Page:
Methyl bromide is an important ozone depleting trace gas that is currently emitted primarily from natural sources. Most of the anthropogenic production of methyl bromide was phased out in response to Montreal Protocol on Substance that Deplete the Ozone Layer in 1999 and its atmospheric concentration has significantly declined since. However, the cause of a substantial temporary variation observed in the atmospheric concentration of methyl bromide remains elusive. A new study funded in part by CPO’s Atmospheric Chemistry, Carbon Cycle, & Climate (AC4) program and published in the journal of Geophysical Research Letters investigated the causes leading to the interannual variability of methyl bromide.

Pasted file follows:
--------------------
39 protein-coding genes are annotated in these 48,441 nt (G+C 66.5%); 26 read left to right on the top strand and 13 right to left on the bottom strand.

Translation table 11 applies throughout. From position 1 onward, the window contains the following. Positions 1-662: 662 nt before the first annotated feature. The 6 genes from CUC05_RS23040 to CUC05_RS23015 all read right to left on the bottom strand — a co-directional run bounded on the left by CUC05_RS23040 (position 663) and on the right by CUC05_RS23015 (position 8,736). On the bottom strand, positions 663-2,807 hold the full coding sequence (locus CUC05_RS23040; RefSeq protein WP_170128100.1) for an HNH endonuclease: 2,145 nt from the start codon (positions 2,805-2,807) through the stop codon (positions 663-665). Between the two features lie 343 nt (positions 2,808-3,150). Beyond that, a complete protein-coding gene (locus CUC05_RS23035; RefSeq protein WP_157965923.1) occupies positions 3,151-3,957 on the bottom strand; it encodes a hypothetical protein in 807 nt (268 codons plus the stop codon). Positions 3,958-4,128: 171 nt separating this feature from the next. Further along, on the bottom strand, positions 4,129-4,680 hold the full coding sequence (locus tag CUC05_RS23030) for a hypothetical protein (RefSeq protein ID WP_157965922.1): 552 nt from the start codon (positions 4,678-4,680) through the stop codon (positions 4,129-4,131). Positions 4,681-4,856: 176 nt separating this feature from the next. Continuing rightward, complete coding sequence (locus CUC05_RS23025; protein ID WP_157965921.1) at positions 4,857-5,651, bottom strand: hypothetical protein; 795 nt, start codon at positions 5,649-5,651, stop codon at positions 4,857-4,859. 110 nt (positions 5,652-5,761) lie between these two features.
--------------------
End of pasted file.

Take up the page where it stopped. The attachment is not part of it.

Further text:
Researchers from NOAA’s Global Monitoring Lab and University of California, Irvine used surface measurements of methyl bromide from NOAA’s global air sampling network along with a multi-box atmospheric and ocean model to investigate how changing emissions from different sources affect the atmospheric mole fraction of methyl bromide over different regions. The findings suggest a strong correlation of the interannual variability of methyl bromide with El Niño Southern Oscillation (ENSO) events, and the increased biomass burning during the warm phase of ENSO is determined to be the most likely cause of these interannual changes. The results also indicate that the variability in winds, sea surface temperature, and biological production during ENSO do not directly drive the observed changes in atmospheric methyl bromide. Previous models suggest that climate change may increase the frequency of extreme El Niño events, enhancing the concentration of methyl bromide and its significant contribution to ozone depletion.
For more information, contact Shiv Das.